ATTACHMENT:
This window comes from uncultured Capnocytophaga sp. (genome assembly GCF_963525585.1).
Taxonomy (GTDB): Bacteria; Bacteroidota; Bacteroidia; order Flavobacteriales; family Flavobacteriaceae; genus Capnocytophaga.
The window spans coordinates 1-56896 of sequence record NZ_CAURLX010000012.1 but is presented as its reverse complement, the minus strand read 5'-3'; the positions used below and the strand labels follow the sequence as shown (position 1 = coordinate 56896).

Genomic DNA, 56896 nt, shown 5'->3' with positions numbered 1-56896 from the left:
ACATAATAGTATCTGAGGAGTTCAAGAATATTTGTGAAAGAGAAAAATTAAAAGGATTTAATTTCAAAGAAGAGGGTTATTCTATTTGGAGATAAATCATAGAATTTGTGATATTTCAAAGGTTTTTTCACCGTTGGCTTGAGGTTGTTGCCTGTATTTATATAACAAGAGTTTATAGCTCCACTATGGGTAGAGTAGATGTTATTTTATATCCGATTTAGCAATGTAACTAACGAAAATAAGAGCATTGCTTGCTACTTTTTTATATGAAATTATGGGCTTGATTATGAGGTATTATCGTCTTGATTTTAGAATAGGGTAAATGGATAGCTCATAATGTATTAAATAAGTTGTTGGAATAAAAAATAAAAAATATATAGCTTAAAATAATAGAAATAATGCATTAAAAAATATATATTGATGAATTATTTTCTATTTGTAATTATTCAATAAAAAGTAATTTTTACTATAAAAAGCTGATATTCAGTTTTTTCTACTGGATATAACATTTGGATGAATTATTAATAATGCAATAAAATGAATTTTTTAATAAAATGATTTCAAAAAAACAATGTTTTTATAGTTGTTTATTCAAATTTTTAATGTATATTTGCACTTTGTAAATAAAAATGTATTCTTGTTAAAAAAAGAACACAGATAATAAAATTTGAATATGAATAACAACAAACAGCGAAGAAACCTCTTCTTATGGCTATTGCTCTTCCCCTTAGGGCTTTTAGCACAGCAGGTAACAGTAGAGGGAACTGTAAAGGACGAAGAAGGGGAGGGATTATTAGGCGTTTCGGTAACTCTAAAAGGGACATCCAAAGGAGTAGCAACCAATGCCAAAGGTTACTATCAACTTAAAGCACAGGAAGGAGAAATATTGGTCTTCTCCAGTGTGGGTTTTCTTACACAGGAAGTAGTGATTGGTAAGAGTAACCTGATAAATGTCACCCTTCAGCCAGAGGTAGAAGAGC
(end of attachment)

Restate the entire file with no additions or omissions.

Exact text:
This window comes from uncultured Capnocytophaga sp. (genome assembly GCF_963525585.1).
Taxonomy (GTDB): Bacteria; Bacteroidota; Bacteroidia; order Flavobacteriales; family Flavobacteriaceae; genus Capnocytophaga.
The window spans coordinates 1-56896 of sequence record NZ_CAURLX010000012.1 but is presented as its reverse complement, the minus strand read 5'-3'; the positions used below and the strand labels follow the sequence as shown (position 1 = coordinate 56896).

Genomic DNA, 56896 nt, shown 5'->3' with positions numbered 1-56896 from the left:
ACATAATAGTATCTGAGGAGTTCAAGAATATTTGTGAAAGAGAAAAATTAAAAGGATTTAATTTCAAAGAAGAGGGTTATTCTATTTGGAGATAAATCATAGAATTTGTGATATTTCAAAGGTTTTTTCACCGTTGGCTTGAGGTTGTTGCCTGTATTTATATAACAAGAGTTTATAGCTCCACTATGGGTAGAGTAGATGTTATTTTATATCCGATTTAGCAATGTAACTAACGAAAATAAGAGCATTGCTTGCTACTTTTTTATATGAAATTATGGGCTTGATTATGAGGTATTATCGTCTTGATTTTAGAATAGGGTAAATGGATAGCTCATAATGTATTAAATAAGTTGTTGGAATAAAAAATAAAAAATATATAGCTTAAAATAATAGAAATAATGCATTAAAAAATATATATTGATGAATTATTTTCTATTTGTAATTATTCAATAAAAAGTAATTTTTACTATAAAAAGCTGATATTCAGTTTTTTCTACTGGATATAACATTTGGATGAATTATTAATAATGCAATAAAATGAATTTTTTAATAAAATGATTTCAAAAAAACAATGTTTTTATAGTTGTTTATTCAAATTTTTAATGTATATTTGCACTTTGTAAATAAAAATGTATTCTTGTTAAAAAAAGAACACAGATAATAAAATTTGAATATGAATAACAACAAACAGCGAAGAAACCTCTTCTTATGGCTATTGCTCTTCCCCTTAGGGCTTTTAGCACAGCAGGTAACAGTAGAGGGAACTGTAAAGGACGAAGAAGGGGAGGGATTATTAGGCGTTTCGGTAACTCTAAAAGGGACATCCAAAGGAGTAGCAACCAATGCCAAAGGTTACTATCAACTTAAAGCACAGGAAGGAGAAATATTGGTCTTCTCCAGTGTGGGTTTTCTTACACAGGAAGTAGTGATTGGTAAGAGTAACCTGATAAATGTCACCCTTCAGCCAGAGGTAGAAGAGC